Ismail, Islamabad bureau chief for Pakistan Press International, was found near his home in Islamabad with his head “smashed with some hard blunt object,” according to Mazhar Abbas, then secretary-general of the Pakistan Federal Union of Journalists. The Associated Press reported that a police investigator said an iron bar might have been used as a weapon.

Ismail was last seen the previous night as he was leaving his house to take a walk. Doctors who received the body when it was taken to a local hospital told the journalists union that Ismail had been dead for a few hours before being discovered.

Ismail’s family told Abbas that they were at a loss as to what could have prompted the attack. They told him Ismail, who was nearing retirement, was carrying little of value when he was assaulted. Ismail’s news agency was not known for particularly critical reporting of the government, CPJ research shows.

Khadim Hussain Sheikh, Sindh TV and Khabrein
April 14, 2008, in Hub
Sheikh, a stringer for Sindh TV and local bureau chief for the national Urdu-language daily Khabrein, was killed by unidentified gunmen as he left his home by motorbike in the town of Hub, about 25 miles (40 kilometers) north of Karachi, according to the Pakistan Federal Union of Journalists and the official Associated Press of Pakistan.

Mazhar Abbas, then the secretary-general of the journalists union, told CPJ he had spoken by telephone with Sheikh’s brother, Ishaq, who was riding on the same motorbike at the time of the attack and had been hospitalized with gunshot wounds. Ishaq said three men on motorbikes carried out the shooting, then checked to make sure the journalist was dead before fleeing, according to Abbas. The brother said he was unaware of any dispute that might have led to the murder, Abbas said.

Raja Assad Hameed, The Nation and Waqt TV
March 26, 2009, in Rawalpindi
Unidentified gunmen killed Hameed, a reporter with the English-language daily The Nation and its Urdu-language television channel, Waqt, while he was parking his car at his house.

Media accounts of the attack varied. Beena Sarwar, a media and human rights activist, looked closely into the murder and described what she found to CPJ: “His family rushed out on hearing the gunshots and found Hameed lying in a pool of blood. The bullets, fired at close range, had pierced his neck and shoulder.” Doctors pronounced the journalist dead on arrival at Benazir Bhutto Hospital.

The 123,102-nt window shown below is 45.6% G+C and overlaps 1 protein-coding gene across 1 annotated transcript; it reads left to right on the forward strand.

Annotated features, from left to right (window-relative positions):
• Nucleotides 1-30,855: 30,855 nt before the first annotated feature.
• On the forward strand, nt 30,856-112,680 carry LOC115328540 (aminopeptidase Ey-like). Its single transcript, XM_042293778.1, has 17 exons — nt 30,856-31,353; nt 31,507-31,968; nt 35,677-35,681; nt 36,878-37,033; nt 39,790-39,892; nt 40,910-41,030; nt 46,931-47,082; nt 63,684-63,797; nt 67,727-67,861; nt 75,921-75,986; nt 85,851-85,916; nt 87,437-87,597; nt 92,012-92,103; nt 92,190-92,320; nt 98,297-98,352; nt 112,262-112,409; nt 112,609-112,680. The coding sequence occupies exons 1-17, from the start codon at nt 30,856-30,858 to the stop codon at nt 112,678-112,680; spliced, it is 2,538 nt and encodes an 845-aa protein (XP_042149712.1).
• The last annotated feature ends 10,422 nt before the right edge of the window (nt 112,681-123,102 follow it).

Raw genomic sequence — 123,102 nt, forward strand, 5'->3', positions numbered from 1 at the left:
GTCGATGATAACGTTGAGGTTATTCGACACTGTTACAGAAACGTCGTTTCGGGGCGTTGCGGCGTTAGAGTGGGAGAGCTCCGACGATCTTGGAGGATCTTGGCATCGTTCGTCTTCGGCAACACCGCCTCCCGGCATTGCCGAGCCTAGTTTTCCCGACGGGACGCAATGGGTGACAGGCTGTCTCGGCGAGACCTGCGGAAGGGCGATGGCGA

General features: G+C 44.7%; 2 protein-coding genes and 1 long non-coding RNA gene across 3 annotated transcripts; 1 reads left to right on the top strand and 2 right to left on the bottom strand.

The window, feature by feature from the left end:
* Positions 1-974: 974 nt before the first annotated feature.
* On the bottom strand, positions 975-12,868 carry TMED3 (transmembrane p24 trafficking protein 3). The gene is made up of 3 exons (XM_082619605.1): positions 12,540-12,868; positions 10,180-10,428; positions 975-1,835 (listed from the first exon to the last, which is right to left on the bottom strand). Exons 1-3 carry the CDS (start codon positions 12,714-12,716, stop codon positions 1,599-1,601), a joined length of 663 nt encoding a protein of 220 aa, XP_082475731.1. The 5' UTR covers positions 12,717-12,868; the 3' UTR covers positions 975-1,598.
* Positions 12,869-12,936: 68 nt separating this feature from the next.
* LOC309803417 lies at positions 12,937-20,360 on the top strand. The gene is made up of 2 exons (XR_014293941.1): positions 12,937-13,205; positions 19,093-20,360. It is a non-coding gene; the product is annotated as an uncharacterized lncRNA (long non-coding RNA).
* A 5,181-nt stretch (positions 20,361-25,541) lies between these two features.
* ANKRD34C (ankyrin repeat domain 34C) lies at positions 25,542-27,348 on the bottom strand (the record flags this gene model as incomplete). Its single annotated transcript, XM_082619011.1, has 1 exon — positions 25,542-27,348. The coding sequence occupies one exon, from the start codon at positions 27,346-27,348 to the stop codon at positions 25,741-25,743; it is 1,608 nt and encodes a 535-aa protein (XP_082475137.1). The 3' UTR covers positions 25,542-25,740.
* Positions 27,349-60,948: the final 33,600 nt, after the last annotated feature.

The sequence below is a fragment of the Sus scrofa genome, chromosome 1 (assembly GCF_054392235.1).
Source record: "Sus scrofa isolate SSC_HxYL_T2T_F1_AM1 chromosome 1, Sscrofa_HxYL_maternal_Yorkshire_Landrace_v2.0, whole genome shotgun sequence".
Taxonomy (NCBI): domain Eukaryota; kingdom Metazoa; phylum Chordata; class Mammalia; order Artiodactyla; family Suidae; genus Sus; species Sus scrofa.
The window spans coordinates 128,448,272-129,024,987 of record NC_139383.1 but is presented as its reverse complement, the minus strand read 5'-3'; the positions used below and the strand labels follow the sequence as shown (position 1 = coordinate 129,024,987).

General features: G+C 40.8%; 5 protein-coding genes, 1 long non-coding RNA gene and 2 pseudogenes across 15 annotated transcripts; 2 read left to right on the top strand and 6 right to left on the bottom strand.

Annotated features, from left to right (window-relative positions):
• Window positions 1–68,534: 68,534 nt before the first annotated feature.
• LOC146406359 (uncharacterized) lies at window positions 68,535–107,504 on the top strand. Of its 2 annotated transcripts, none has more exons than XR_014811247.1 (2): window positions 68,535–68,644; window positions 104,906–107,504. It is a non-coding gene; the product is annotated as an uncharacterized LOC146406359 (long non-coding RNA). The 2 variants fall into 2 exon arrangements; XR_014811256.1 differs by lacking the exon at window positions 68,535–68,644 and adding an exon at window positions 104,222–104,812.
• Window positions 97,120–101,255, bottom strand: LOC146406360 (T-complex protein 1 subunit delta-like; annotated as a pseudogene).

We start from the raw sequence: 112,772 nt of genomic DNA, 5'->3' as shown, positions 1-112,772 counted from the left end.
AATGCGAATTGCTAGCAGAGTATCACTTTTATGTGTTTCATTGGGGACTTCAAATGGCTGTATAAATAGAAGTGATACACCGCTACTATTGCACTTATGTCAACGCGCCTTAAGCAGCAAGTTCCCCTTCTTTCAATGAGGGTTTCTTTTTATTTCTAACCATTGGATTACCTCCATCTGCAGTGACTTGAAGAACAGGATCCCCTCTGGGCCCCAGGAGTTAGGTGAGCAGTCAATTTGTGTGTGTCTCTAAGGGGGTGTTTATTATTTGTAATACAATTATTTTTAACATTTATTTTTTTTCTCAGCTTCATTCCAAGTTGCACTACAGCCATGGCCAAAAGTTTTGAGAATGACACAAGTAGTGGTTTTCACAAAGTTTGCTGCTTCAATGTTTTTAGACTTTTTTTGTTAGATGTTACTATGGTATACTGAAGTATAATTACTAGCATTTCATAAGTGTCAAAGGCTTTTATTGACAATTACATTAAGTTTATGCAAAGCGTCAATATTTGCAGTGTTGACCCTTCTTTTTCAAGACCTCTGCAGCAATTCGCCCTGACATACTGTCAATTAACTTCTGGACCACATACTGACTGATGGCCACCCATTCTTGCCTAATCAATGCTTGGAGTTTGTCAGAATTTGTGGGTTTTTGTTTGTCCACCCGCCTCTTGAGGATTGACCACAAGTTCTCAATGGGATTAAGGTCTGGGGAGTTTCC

Hameed was well-known and held in high regard. He was fluent in English, Urdu, and Punjabi, and frequently appeared on Al-Jazeera, analyzing political developments in Pakistan.

The day after the attack, Information Minister Qamar-uz-Zaman Kaira told the official Associated Press of Pakistan that “sick-minded criminals must have committed the murder of a journalist in Rawalpindi” and he promised “to leave no stone unturned in investigating the heinous crime.” Rawalpindi police later suspended their investigation without resolution, news reports said.

Wasi Ahmad Qureshi, Daily Azadi and Balochistan Express
April 16, 2009, in Khuzdar
Gunmen opened fire on Qureshi and his colleague, Muhammad Siddiq Mosiani, near a newsstand in Khuzdar district in the southwestern province of Baluchistan on April 11, according to Qureshi’s editor and local news reports.

Qureshi was treated in a local hospital for two gunshot wounds to the stomach, but died five days later, news reports said. Mosiani survived, according to the reports.

The motive for the attack was not immediately clear, according to Asif Baloch, the editor of the Quetta-based Daily Azadi. Local officials said they were investigating but had made no progress, he said. Although some news reports said militants from the separatist Baluchistan Liberation Army carried out the shooting, Baloch said they had not claimed responsibility and had no known reason to attack the journalist.

Siddique Bacha Khan, Aaj TV
August 14, 2009, in Mardan
Unidentified gunmen ambushed correspondent Bacha Khan in the city of Mardan in North West Frontier Province, now known as Khyber Pakhtunkhwa, Aaj reported on its website.

He was shot at close range as he was returning to station offices after an interview with the family members of a former military official killed by the Taliban, the channel’s bureau chief, Imtiaz Awan, said on the station’s website. The journalist died en route to the hospital, according to Aaj and the Pakistan Federal Union of Journalists.

Lala Hameed Baloch, Daily Intikhab
November 18, 2010, in an area outside Turbat
Hameed’s gunshot-riddled body was found outside Turbat, a city in western Baluchistan province, after he disappeared on October 25 while traveling to his home in Gwader, according to the Gwader Press Club. Local journalists believed he had been seized by Pakistani security officials, according to Mazhar Abbas, former secretary-general of the Pakistan Federal Union of Journalists.